Thursday, July 28, 2011

8:30 am Registration
9:00 am Welcome and Opening Remarks

What happens to families and communities following foreclosure and are local resources equipped to minimize personal destabilization and facilitate a less painful recovery. Opening remarks will help to set the stage for a day of interactive discussion among attendees about what is foreclosure recovery and how local partners can play a role.

Lena Robinson (pdf, 616 kb), Federal Reserve Bank of San Francisco
Resource directory

9:15 am Managing Foreclosure and Steps to a Graceful Exit

What approaches are most effective in helping homeowners avoid foreclosure? Mortgage servicers will discuss updates to loss mitigation process and new procedures for more effectively communicating with borrowers. Foreclosure prevention counselors will also share information about what’s available, what’s working, and solutions for homeowners who can’t stay in their home.

Leila Emadin, Executive Director, Housing Resource Center

Diana Stauffer, Wells Fargo Home Mortgage Servicing (invited)

Jim O’Donnell, Chase

Chris Anglewirth (pdf, 144 kb), California Housing Finance Agency (Keep Your Home CA) (in Spanish (pdf, 147 kb))

Brenda Lopez, SurePath Financial Services (Consumer Credit Counseling Service)

11:00 am Resources for Recovery

Homeowners are not the only casualty of the foreclosure crisis. Both neighborhoods and renters can suffer negative consequences when a property goes into foreclosure. Beyond just ensuring that tenant’s receive their legal rights, allowing a renter to remain in a property may keep the property from being vandalized or neglected. It is one strategy that can positively augment efforts by the local jurisdiction to minimize blight and stabilize neighborhoods. This panel will focus on renters’ rights and local community stabilization efforts. Discussion about availability of rental housing for displaced homeowners and renters rights will also be included.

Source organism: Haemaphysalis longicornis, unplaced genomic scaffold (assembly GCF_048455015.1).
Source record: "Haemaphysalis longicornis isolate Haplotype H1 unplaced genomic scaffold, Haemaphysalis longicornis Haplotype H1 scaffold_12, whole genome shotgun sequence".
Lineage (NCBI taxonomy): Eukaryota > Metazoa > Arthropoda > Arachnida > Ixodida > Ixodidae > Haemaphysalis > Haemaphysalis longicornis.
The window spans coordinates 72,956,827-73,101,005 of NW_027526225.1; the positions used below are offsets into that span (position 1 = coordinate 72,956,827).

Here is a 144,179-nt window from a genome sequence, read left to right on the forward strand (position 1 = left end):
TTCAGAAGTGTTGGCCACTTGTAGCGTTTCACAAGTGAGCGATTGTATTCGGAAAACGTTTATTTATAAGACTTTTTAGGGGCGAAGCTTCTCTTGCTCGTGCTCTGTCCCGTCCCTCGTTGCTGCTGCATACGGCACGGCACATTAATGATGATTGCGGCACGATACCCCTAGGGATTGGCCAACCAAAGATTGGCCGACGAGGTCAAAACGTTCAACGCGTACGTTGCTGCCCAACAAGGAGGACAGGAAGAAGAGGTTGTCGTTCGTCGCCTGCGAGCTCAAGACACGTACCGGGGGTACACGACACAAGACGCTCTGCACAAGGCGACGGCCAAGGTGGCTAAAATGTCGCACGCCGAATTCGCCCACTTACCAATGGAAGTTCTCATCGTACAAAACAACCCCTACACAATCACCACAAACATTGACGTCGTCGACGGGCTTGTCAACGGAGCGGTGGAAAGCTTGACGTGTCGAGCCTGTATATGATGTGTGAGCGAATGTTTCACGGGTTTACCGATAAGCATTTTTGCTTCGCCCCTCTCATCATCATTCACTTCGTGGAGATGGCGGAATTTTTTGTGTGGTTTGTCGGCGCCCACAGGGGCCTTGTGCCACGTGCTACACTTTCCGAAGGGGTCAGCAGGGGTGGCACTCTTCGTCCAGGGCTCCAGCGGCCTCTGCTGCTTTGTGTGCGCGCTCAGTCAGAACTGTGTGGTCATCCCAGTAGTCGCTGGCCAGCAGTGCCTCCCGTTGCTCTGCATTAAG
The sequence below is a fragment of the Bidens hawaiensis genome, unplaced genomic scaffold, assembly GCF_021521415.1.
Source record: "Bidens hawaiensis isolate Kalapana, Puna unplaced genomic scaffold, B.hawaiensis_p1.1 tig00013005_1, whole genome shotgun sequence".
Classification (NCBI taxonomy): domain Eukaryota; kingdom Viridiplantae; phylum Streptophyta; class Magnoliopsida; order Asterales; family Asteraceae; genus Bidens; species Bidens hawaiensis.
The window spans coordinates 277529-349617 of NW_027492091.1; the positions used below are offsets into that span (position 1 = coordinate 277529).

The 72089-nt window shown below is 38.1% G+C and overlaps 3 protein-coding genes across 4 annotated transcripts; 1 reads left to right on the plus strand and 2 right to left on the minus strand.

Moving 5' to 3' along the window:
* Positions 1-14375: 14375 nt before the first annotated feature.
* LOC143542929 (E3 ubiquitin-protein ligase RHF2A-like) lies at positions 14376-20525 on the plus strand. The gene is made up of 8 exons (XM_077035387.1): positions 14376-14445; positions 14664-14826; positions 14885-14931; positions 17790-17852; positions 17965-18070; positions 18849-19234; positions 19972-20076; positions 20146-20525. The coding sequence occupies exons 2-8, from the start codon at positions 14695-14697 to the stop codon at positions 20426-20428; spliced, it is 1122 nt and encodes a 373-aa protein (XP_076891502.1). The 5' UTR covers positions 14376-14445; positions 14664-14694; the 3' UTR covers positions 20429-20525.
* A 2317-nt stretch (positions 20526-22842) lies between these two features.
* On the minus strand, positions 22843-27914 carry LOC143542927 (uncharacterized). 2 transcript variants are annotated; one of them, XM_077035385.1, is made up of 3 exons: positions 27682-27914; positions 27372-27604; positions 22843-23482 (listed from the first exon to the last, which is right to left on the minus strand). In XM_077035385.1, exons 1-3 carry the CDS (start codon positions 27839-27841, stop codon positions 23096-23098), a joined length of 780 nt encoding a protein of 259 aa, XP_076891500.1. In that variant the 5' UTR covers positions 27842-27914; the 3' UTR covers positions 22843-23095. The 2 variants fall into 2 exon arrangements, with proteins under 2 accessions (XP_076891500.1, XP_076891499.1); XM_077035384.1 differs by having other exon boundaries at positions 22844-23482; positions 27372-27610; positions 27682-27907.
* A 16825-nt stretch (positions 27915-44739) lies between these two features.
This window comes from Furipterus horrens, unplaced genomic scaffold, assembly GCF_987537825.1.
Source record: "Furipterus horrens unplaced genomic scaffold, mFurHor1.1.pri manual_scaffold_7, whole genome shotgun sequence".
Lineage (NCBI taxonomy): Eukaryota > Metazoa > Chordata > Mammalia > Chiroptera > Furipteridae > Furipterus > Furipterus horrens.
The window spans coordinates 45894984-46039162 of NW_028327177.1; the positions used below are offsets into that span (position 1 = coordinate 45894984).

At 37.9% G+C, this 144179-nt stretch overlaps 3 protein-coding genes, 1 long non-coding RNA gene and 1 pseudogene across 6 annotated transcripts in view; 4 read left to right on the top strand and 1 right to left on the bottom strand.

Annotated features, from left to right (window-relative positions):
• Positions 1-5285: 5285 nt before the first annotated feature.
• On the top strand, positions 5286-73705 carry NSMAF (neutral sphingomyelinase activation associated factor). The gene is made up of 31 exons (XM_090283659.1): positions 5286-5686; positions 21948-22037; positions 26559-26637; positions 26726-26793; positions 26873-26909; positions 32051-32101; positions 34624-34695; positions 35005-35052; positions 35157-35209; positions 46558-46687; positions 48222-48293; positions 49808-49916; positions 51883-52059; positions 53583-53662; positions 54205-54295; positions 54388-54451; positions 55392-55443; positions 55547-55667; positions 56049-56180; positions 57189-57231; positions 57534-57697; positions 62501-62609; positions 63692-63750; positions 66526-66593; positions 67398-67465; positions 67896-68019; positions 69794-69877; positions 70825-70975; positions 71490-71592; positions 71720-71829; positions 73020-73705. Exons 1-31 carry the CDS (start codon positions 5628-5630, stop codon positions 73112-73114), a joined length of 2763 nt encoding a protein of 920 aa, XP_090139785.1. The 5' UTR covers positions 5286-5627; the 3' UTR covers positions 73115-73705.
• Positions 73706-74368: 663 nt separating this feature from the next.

Maria Reich Ortega, CHISPA

11:30 am Networking Lunch
12:00 noon Resources for Recovery

Rebuilding credit and establishing a secure financial foothold is a high priority for many people following a foreclosure, prolonged delinquency, or other financial setback. This is also an opportunity that is ripe for fraud and scams. For some, the first step to financial recovery is dealing with debt and learning to manage resources. For others, it may be to increase income or find steady employment. This panel will discuss the array of tools available to assist with personal financial recovery and achieving long-term economic stability.

Joy Thormodsgard (pdf, 642 kb), SurePath Financial Services (Consumer Credit Counseling Service)

Yuri Anderson, United Way

1:15 pm Next Steps: Building Capacity to Support Recovery
1:45 pm Workshop Adjourns